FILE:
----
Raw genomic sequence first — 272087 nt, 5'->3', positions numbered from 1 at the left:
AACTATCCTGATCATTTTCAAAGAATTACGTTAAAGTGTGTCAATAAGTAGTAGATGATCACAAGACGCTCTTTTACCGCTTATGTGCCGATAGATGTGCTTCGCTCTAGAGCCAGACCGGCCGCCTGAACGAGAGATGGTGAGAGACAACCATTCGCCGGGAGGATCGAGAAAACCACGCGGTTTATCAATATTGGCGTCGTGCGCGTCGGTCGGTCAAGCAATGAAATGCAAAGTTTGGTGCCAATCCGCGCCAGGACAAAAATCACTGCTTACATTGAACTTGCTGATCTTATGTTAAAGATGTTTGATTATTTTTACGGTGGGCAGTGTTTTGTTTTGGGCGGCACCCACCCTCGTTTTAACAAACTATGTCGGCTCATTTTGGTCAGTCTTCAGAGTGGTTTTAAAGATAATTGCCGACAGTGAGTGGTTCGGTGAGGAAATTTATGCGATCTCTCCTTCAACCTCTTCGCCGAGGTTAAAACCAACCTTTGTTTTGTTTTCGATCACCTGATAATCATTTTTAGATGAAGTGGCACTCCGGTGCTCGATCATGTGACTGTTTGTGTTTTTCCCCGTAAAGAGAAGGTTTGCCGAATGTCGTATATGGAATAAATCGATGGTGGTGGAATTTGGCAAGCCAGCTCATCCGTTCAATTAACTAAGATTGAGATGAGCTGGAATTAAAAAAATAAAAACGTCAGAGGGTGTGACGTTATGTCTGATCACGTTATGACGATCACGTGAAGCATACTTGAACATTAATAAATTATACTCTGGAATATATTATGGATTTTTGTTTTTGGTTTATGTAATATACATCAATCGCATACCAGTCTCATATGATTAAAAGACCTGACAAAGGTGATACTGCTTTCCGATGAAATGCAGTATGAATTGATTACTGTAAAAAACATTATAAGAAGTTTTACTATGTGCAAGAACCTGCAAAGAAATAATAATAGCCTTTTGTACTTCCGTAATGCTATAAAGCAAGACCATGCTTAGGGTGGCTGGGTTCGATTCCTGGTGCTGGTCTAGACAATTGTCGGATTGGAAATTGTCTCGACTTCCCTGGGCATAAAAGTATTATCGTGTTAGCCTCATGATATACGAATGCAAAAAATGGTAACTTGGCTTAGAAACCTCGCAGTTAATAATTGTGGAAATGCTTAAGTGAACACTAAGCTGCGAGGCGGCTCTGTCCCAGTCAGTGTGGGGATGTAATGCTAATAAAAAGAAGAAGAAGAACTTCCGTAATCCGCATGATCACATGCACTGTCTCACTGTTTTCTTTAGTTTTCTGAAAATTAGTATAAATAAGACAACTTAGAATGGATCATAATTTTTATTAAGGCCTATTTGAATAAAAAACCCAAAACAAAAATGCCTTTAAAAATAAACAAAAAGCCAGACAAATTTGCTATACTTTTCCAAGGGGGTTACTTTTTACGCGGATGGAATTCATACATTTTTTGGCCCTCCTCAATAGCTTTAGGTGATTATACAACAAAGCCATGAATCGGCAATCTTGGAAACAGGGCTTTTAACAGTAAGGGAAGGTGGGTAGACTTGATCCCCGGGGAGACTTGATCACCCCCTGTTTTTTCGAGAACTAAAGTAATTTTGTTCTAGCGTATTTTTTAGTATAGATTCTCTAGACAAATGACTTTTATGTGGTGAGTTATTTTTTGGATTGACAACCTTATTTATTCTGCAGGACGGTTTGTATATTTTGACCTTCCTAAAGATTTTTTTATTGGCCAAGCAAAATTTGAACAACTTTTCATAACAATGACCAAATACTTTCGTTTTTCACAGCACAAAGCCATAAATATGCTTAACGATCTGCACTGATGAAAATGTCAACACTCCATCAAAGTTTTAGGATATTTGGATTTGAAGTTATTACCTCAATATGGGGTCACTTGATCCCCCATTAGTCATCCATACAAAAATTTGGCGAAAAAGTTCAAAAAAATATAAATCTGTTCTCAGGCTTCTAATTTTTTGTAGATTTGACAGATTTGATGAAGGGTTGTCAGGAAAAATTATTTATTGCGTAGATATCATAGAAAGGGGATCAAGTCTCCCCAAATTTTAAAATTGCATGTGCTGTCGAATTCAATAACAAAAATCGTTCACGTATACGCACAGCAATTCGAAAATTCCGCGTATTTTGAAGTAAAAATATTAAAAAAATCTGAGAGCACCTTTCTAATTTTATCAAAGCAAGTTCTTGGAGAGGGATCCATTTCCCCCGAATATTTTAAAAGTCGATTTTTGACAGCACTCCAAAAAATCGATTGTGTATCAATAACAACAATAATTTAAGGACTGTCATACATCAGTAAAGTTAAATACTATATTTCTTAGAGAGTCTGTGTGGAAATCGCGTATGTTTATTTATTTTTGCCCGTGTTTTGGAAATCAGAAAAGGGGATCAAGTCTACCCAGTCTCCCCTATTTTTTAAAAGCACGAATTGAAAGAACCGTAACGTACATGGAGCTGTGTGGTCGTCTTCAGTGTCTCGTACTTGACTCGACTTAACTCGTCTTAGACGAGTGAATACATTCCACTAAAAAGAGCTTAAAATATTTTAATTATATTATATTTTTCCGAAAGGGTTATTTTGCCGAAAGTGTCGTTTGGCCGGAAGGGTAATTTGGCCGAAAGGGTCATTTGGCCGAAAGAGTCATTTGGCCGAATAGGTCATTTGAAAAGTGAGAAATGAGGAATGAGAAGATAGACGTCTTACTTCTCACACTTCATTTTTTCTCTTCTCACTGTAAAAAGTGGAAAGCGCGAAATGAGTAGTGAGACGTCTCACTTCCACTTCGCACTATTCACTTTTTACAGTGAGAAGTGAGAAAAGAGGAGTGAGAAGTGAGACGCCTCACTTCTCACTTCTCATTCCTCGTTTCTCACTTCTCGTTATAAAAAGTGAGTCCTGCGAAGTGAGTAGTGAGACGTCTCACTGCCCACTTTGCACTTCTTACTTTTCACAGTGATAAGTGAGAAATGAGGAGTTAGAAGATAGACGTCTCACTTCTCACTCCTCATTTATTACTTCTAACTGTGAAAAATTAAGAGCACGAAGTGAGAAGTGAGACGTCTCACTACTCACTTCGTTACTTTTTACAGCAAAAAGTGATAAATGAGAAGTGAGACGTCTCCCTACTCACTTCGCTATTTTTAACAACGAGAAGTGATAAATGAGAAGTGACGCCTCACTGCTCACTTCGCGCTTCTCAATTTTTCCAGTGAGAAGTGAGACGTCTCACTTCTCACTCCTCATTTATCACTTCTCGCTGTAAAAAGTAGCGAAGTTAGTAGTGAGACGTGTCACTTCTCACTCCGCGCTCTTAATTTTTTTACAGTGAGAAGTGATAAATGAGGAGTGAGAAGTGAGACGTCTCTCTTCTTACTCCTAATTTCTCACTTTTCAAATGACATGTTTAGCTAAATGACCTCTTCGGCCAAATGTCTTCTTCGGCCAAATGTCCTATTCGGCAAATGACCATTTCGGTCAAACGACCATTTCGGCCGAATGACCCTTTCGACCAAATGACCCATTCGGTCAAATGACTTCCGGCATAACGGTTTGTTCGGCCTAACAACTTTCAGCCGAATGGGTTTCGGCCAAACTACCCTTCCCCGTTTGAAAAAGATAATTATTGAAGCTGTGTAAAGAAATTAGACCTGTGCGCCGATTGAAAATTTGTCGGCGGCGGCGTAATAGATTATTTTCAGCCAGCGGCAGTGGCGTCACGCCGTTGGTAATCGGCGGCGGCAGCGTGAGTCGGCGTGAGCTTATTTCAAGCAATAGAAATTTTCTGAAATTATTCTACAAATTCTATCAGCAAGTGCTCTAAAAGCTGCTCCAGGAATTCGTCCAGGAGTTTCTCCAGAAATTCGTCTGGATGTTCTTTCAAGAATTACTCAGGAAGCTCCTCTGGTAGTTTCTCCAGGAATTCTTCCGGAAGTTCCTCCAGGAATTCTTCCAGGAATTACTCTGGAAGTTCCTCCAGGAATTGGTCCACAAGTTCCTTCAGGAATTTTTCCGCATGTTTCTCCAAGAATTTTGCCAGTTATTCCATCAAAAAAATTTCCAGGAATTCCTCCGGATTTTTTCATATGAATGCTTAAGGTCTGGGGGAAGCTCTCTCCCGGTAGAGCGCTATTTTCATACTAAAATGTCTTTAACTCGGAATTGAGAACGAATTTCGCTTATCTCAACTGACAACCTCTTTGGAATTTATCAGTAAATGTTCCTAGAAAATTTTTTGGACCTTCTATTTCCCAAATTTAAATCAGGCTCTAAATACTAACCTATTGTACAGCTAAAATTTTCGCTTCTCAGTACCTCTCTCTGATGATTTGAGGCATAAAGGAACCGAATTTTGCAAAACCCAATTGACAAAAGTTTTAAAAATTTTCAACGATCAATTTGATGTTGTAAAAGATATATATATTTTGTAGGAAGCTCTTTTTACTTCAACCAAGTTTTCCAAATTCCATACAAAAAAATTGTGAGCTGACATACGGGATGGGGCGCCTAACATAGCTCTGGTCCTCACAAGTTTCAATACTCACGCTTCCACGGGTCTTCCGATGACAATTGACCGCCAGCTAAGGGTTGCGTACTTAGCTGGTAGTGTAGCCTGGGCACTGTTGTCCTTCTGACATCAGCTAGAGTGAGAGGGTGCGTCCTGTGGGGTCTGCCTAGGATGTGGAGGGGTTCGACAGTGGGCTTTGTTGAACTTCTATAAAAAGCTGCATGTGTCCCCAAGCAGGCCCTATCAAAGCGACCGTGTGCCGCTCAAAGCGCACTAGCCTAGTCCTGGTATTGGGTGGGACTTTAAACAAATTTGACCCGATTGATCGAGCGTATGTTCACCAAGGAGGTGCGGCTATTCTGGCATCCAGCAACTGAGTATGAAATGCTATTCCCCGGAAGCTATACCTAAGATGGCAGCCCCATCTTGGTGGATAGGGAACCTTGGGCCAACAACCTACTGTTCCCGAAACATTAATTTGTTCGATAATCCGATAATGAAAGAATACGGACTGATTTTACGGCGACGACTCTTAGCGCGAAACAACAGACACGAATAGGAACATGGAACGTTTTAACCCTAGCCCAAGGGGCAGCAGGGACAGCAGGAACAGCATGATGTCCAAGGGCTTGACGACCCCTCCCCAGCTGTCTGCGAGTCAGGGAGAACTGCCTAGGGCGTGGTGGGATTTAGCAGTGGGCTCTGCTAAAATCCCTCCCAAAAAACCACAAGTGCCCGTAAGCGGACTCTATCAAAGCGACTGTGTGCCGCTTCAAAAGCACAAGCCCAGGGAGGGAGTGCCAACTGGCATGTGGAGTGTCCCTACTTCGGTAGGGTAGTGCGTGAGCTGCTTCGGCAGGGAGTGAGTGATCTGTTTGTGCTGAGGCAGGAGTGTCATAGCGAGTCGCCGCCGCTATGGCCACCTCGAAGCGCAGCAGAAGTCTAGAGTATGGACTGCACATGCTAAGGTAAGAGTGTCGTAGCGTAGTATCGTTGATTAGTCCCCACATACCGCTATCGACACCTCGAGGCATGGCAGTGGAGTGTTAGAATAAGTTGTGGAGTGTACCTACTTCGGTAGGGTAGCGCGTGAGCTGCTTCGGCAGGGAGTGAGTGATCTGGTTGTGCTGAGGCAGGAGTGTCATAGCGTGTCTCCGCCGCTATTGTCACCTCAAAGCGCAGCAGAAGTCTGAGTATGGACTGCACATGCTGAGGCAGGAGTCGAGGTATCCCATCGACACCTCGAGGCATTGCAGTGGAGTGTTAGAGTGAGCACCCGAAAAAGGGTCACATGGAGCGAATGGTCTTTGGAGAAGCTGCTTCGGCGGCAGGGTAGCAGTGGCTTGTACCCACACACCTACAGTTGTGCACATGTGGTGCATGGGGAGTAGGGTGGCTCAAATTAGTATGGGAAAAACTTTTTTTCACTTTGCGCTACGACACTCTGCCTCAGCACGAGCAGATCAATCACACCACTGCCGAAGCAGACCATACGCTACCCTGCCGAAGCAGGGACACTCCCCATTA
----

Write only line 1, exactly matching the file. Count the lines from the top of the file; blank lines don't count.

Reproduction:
Raw genomic sequence first — 272087 nt, 5'->3', positions numbered from 1 at the left: